Synopsis: As an investment banker struggles after losing his wife in a tragic car crash, his increasingly confessional series of letters to a vending machine company catch the attention of a customer service rep with whom he forms an unlikely connection. (Imdb)
Just when you think Jake Gyllenhaal can’t outdo his previous performance, he manages to create another oddly fascinating complex character. In Demolition, Gyllenhaal plays a Davis, troubled investment banker that’s attempting to deal with the loss of his wife. Davis doesn’t take the typical approach to dealing with loss. He’s bent on destruction–literally. He destroys and takes apart every appliance in sight. Davis develops a relationships with a customer service representative that spirals into a whole new life experience and perspective.
There is a lot going on in this film. Director Jean-Marc Vallee and screenwriter Bryan Sipe present a variety of complex characters dealing with inner struggles that seem to fester and boil up and slowly begin seeping through. The character buildup is fascinating. Gyllenhaal, Watts, and youngster Judah Lewis play characters that on the surface appear to be damaged. The intriguing thing about them is that they are rich and vibrant personalities. They are damaged people that draw you into their struggles. Why is Davis putting apart appliances? Why isn’t he grieving for his wife? Was he always this carefree or did his wife’s death? Various questions can be asked of his character, as well as the supporting ones.
Gyllenhaal is doing his best work of his career in the last couple years. His career transformation began with End of Watch and evolved with Prisoners, Enemy, and Nightcrawler. Demolition proves to be another fine film with a wonderful performance from him. This is an actor at the top of his game, that’s establishing himself as one of the elite few actors in Hollywood.
On the surface the film looks to be a bizarre story of a guy that appears to lost it mentally that’s going on a wild tangent of breaking things apart, but it’s a lot more than that. It’s about opening up your eyes and discovering the important things you miss out on in life. Gaining perspective and self-discovery. I appreciated the dark side the characters had to them. Things aren’t black and white. It’s the shades of gray in the human mind that is being depicted in the film.
This is a funny film that is centered around a death of a young women. Not a funny topic, but the charm and weirdness of the film makes it okay to laugh. The plot twists are edgy and surprising. You sort of loose focus of the plot and stay in the moment with the characters, but when a twist pops up, it changes the perception of the film and the characters.
The relationship between Davis and Karen (Naomi Watts) is fascinating. It reminded me of Joaquin Phoenix and Scarlett Johansson’s character story in Her. This lustful infatuation with someone you haven’t met. In this case Davis sending letters to a customer service rep for vending machine company (genius concept). It made me think of hearing stories about people falling in love through online dating without even seeing each other. The power of communication and having someone listening on the other end is amazing. People fall in love with the idea of a person, in this case being real, but the fantasy of them.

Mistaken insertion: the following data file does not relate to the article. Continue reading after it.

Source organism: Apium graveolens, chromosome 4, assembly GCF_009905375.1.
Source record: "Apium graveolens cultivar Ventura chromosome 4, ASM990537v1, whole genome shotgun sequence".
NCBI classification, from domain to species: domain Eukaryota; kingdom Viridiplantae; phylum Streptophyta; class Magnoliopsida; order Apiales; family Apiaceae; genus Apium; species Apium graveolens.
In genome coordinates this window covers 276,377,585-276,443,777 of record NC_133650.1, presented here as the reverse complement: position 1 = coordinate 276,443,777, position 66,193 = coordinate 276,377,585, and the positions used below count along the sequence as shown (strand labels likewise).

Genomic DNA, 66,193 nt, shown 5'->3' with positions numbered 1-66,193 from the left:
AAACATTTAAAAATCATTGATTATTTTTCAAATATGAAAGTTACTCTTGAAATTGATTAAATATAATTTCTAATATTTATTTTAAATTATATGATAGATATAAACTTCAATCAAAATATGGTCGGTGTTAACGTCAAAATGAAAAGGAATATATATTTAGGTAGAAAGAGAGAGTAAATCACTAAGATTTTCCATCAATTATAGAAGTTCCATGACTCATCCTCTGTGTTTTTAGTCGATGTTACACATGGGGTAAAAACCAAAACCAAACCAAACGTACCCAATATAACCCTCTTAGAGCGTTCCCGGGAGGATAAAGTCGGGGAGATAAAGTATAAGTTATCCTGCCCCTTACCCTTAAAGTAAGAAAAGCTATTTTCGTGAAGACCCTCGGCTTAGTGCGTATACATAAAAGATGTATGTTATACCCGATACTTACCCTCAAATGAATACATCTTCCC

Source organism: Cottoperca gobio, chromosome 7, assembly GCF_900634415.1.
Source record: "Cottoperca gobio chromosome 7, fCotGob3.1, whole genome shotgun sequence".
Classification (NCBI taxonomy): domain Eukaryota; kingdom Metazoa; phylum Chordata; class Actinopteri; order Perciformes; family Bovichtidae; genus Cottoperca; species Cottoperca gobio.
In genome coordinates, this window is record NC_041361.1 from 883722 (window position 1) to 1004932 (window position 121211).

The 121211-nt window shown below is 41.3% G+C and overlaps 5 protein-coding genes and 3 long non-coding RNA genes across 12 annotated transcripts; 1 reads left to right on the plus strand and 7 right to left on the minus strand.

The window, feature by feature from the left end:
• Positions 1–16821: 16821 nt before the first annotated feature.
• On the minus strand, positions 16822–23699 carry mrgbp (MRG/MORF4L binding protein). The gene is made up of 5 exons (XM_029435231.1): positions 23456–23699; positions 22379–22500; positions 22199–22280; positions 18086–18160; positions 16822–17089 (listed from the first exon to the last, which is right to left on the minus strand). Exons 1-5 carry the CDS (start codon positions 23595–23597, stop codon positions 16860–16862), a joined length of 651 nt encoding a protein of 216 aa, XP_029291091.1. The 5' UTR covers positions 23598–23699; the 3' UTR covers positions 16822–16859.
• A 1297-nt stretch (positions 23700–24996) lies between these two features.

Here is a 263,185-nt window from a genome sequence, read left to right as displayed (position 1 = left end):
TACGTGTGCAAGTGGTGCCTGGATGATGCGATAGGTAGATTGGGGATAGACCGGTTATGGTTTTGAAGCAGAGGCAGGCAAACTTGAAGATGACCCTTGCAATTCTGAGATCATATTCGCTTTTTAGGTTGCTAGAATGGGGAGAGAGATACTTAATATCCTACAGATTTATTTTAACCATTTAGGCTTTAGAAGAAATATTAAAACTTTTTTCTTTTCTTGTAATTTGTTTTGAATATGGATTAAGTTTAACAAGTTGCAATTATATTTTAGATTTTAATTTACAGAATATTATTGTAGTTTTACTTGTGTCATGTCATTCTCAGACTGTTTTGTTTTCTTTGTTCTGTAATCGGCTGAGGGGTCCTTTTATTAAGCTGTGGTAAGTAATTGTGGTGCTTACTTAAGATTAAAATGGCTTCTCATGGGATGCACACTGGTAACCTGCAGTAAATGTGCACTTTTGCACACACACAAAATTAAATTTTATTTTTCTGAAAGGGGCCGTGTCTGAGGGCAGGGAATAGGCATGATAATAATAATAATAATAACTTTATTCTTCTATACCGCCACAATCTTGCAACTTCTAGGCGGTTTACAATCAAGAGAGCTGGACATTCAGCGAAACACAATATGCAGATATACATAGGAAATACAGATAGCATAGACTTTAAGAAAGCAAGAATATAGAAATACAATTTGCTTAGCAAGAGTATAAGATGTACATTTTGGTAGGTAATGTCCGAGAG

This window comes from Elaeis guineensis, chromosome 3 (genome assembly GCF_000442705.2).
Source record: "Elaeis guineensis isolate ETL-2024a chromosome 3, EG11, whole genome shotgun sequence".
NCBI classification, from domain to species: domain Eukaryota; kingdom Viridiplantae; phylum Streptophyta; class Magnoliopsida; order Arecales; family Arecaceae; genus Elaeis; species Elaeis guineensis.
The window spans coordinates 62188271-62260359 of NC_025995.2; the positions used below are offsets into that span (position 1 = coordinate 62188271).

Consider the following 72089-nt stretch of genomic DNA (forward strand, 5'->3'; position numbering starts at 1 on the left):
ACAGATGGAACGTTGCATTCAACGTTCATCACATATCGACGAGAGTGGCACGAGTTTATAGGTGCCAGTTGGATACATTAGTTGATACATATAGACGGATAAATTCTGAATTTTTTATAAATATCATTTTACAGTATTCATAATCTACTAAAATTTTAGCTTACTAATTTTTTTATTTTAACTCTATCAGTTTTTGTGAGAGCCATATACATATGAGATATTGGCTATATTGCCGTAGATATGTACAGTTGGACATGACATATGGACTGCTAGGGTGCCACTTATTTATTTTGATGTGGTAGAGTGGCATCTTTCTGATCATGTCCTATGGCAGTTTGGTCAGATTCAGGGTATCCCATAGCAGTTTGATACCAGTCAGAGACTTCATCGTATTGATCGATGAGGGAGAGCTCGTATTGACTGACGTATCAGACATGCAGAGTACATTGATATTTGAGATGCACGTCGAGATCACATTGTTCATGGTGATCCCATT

There is this cat and mouse game that Davis and Karen play. She fears meeting him, while he’s eager to meet her. She sits in her car in a parking lot witnessing him go into a diner and wait for her. It’s odd and yet interesting at the same time. They have this heavy sexual tension between them, and I was constantly anticipating when they will finally hook up. In a way there is this mutual kinship and understanding that overcomes the sexual tension. Karen is sort of a mother or older sister figure, a romance wouldn’t be exactly fitting.
You can drive yourself wild by trying to figure out if Davis is legitimately going crazy or is he actually finally starting to see the light. The lack of disregard and lack of emotion he appears to have for his wife may turn off some people and have them lose interest in the character. He seems unsympathetic and overly cold that way. The concept of demolishing appliances is a bit weird and disconnected from the plot. Yes, he’s dealing with whatever he’s dealing with on the inside, but demolishing everything and taking his house apart plays like a farce and a completely different side story that doesn’t have a lot of relevance to the core of the plot. If you take away all the material destruction, you’d still have a compelling movie, thought the title would need some tinkering.
Demolition sounds like a movie about destruction. It’s more of a metaphor for it. The character are filled with emotional distress and burdens that paralyze their existence, it’s fairly heavy stuff. Gyllenhaal and Watts are a great pairing. There is no set way to deal with tragedy and death. Demolition presents a perspective on it that’s fairly uncommonly seen in movies. In reality some people are unhappy in their marriages and the film explores that perspective. Can death be freeing or a trip back to regret? This movie made me ponder that.
Runtime: 1 hr 40 min
Release Date: April 8, 2016
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- Acting - 9/109/10
- Cinematography - 8.5/108.5/10
- Plot/Screenplay - 9/109/10
- Setting/Theme - 8/108/10
- Buyability - 9/109/10
- Recyclability - 7.5/107.5/10